Resolution of the SAC: fiscal criminal proceedings launched instrumentally do not suspend the limitation period

In its resolution of 24 May 2021 adopted by a bench of seven judges (file reference number I FPS 1/21), the Supreme Administrative Court stated that administrative courts must evaluate whether the launch of fiscal criminal proceedings was an abuse of law and was only aimed at suspending the limitation period for a tax liability. This means that an instrumental launch of fiscal criminal proceedings should not result in the suspension of the limitation period.

The matter addressed in the Supreme Administrative Court’s resolution concerned the practice of tax authorities who often launch fiscal criminal proceedings regarding a tax liability in the very last months before the limitation period expires for this liability. By launching such proceedings and notifying the taxpayer thereof tax authorities establish a premise for suspending the limitation period for the tax liability for a given accounting period. This means that during the entire fiscal criminal proceedings the limitation period for the tax liability ceases to run (regardless of whether or not these proceedings will be later discontinued as groundless). The tax authority may therefore “easily gain” additional time to perform tax proceedings and challenge the taxpayer’s accounts.

In its resolution the Supreme Administrative Court unequivocally confirmed that administrative courts may evaluate whether the launch of fiscal criminal proceedings resulted in the suspension of the limitation period. If the court decides that the tax authority’s action was aimed solely at extending the time for issuing a decision, such an effect will not be achieved (which in turn means the tax proceedings would be discontinued).

The resolution introduces the need to review specific circumstances of a given case and to assess whether the activities performed under the fiscal criminal proceedings were of an apparent nature. The assessment must involve and cover any and all activities undertaken by the tax authority, including but not limited to:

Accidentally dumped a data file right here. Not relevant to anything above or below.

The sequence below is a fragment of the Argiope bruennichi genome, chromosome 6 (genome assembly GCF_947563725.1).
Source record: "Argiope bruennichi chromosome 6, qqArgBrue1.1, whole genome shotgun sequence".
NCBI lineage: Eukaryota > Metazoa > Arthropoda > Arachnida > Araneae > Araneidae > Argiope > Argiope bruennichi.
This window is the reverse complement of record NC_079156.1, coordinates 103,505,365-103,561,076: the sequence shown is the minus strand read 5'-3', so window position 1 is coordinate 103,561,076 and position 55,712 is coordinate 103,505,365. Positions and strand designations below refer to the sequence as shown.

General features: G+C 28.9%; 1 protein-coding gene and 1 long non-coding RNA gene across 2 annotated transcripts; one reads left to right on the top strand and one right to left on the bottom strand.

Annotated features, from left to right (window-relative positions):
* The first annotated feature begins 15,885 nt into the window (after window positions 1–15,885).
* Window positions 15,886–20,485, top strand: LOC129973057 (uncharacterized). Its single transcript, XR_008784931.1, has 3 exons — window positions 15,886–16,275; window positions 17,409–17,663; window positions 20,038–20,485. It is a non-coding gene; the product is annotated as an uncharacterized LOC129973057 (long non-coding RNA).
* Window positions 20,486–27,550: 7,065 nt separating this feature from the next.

• when were fiscal criminal proceedings launched? (for instance, was it by any chance the last quarter before the limitation period expires),
  • were there any charges pressed as part of the fiscal criminal proceedings?,
  • whether any procedural steps were taken as part of these proceedings?,
  • whether the activities performed within the framework of fiscal criminal proceedings were apparent or not?

When making a decision after the basic and initial limitation period expired, the tax authority should justify that it is entitled to rule (i.e. to provide information indicating the launch of fiscal criminal proceedings was not instrumental).

Yesterday’s resolution of the Supreme Administrative Court may be of paramount importance for taxpayers for whom the tax authorities issued (or intend to issue) a decision after the five-year limitation period expired in which the authorities cited the premise of its suspension as a result of fiscal criminal proceedings being launched. It may turn out that these decisions should be repealed and the proceedings discontinued (due to the expiry of the limitation period for the tax liability).


If you need more information on the above and its impact on your business, please contact:

Tomasz Michalik                              tel. 501 733 720

Jakub Warnieło                                 tel. 600 816 431

or your MDDP advisor.


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